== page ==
Apr 20, 2011

Dear Daughter: One Month

Dear Vivienne,

A month ago you came into our lives. I've already documented the amazing experience that was your birth, and everything since then has been equally amazing. After you arrived at home, we went by ambulance to the hospital. At a mere 15 minutes old, you had started breastfeeding, and I knew you were going to be an advanced baby. We spent one night in the uncomfortable and sterile hospital room, with constant interruptions and some painful heel pricks for you. But you were happy as soon as they were done, and we got to take you home the next day with top marks for your health.

The next two nights were rough to say the least. We hadn't yet figured out each other's rhythms, and I wasn't swaddling you because I thought it was cruel to restrain your arms at night. Also, my milk hadn't come in and as a 9lb 7oz baby, you weren't getting what you needed from colustrum. On the third night, my milk had come in, and I swaddled you, and you went from howling all night, to sleeping so long that I had to wake you for feeding. The next day we all felt like a million bucks, and although we had always loved you, we now had the energy to enjoy you too.

Your sleeping success hit a snag when you went through your three week growth spurt. It felt like someone had taken my lovely, non-fussing baby away and replaced her with a rapacious locust. For about four days, you nursed constantly, spat up and cried. I was close to my wit's end, but after googling growth spurts, I felt better about it as a normal stage of development. Last night, you fed for a few hours before going asleep, but then slept for 5 hours so I feel confident that we are getting back to normal.

Speaking of Google, I am reminded that I need to apologize for failing to meet my promise to keep the neurotic worrying to a minimum. I have spent much of the last month worrying about every little thing you do, and turning to Google, WebMD, TheBump or other resources to assure myself that you are perfectly healthy. I won't begin to list the various conditions that I have convinced myself you are suffering from, but I am happy to say that you are in perfect health, and as time has progressed I am feeling more confident about my parenting skills' ability to keep you that way. I should mention that we have had our first family trip to the emergency room. I bumped your head as I was walking through a doorway. I panicked and called the pediatrician, but as it was close to midnight the answering service sent us to the ER. You were alert, nursing and showing no unusual signs, so the doctor diagnosed me as being a first-time mom. He also advised your Dad against uttering the words, "I told you so." Smart doctor!

Moms are always biased, so I will share other people's opinions of you instead. We've been told over and over that you have perfect features. Your head has a beautiful shape and your skin has a lovely tone. This is likely owing to the speed at which you were born, meaning you didn't get subjected to "molding" or the other injuries of childbirth. You have been incredibly alert compared to babies your age, and lots of people have commented on that. Your Nana Mary has availed of your alertness via daily Skype conversations and loves how responsive you are. We've also chatted with your Granddad, Step-grandmother, Uncles Sam and Ben, and Summer the puppy online. I've tried to spend your active time reading books and listening to classical music. Your Dad thinks I am silly, but I want you to have the best start, and it's a better use of my time than watching Desperate Housewives reruns on Netflix.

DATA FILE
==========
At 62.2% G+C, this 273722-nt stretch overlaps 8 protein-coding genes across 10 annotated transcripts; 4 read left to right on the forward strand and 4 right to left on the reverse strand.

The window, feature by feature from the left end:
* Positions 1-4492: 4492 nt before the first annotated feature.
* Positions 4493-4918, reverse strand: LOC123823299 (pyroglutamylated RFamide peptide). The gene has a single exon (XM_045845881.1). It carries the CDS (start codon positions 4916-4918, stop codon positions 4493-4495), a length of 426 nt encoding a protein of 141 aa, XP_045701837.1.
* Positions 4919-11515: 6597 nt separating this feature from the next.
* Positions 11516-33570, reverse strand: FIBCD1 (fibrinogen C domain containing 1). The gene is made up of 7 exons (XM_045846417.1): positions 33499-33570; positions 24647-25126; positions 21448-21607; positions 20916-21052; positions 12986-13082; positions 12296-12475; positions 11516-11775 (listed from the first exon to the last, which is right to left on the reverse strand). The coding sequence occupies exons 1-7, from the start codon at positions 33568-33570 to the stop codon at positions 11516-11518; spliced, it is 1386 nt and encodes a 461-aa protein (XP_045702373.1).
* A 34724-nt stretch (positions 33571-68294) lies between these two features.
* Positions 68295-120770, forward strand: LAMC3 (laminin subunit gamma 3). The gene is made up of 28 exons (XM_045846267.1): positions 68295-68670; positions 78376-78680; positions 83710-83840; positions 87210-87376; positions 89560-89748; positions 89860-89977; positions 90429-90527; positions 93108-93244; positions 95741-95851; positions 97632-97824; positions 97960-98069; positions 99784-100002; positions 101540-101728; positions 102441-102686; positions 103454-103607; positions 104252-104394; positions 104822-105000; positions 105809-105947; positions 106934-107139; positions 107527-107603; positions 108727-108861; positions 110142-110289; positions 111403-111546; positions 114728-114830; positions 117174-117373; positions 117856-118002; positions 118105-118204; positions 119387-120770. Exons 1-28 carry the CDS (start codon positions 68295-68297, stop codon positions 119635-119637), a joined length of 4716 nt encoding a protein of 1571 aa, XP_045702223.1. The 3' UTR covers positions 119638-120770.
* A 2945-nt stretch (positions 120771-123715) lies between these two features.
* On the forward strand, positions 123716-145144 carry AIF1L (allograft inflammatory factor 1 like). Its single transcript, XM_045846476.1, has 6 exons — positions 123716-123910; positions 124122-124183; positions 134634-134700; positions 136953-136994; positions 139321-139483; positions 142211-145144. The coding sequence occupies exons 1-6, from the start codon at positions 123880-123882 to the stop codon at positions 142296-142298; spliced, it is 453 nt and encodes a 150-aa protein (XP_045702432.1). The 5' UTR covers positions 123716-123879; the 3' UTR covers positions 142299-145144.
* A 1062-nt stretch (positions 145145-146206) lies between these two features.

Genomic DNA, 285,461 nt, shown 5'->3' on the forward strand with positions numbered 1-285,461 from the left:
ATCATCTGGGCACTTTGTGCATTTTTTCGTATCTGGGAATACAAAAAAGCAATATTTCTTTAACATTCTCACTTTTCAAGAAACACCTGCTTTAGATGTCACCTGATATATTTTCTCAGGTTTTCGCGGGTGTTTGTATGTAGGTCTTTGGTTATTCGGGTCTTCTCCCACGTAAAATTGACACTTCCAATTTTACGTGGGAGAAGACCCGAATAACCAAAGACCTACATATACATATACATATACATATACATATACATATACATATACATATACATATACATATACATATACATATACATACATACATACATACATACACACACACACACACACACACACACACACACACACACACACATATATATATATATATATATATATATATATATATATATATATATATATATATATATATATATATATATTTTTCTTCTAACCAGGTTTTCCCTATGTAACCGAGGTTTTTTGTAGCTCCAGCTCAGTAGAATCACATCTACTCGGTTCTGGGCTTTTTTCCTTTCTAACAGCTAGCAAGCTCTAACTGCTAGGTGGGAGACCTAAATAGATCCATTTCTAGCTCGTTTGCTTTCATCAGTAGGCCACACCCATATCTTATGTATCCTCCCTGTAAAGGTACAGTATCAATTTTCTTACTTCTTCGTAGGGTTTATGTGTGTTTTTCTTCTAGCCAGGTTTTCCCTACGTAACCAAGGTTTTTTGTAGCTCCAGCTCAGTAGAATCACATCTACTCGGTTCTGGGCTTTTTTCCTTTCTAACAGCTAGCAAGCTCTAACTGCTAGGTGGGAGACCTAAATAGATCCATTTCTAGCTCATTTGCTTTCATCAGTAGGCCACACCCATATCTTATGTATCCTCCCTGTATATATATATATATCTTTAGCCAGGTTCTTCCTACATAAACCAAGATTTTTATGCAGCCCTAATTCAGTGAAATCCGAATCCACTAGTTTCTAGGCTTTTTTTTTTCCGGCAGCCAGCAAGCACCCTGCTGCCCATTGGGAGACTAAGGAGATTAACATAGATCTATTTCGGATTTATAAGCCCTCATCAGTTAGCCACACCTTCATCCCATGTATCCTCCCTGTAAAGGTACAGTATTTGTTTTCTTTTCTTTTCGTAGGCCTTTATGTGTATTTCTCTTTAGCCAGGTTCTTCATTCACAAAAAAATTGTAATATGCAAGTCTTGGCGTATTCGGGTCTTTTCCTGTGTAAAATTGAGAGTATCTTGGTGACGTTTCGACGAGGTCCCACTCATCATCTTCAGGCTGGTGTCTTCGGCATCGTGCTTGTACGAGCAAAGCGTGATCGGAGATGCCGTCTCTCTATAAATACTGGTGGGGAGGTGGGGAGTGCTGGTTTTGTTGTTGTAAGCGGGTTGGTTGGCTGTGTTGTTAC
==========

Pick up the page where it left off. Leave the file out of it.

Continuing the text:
You have begun to show signs of smiling. You gave your Dad a huge beaming smile, but that was when you were only a couple of weeks old so no one believes us. I saw it, so I know it was more than gas. Since then you have smiled at the ceiling fan, your Dad some more, the monkey decals in your bedroom, and your musical elephant toy. No smiles for Mom as of yet, but I am your patient servant!

You have had a number of visitors already. Your Great-grandmother was the first to stay at the house, and you two got along so well that your father and I were able to spend some time together and run errands. Your next visitor is your Grandfather and Uncle Sam who are coming over from Ireland tomorrow. Then, Uncle Ben hopes to come visit but we have to see how his Army training schedule goes. Finally, Nana Mary is going to stay with us for a couple of months after my maternity leave ends so that you don't have to go to daycare too early. We also had a playdate with the Moms and babies from the centering pregnancy group I attended. We're going to make a regular meeting of it, and it was wonderful getting to show you off, and to meet my friends' little babies.

Although it has only been a month, I still can't believe you are here. I was warned by many mothers, including my own, how wholly and completely I would fall in love with you, but they failed miserably to describe fully the intensity of the love that comes with motherhood. I find myself spending large amounts of time gazing at you like and idiot. I really have become fascinated by this perfect little life that I have here, and how my purpose has become to keep your life as perfect as possible. Despite the sleep-deprivation, being pooped, peed and vomited on, and being omitted from the smiling, this last month has been the best of my life. I have loved getting to know you and I can't wait to see you and your personality grow. Thank you for letting me be your Mom.

I love you, Princess,


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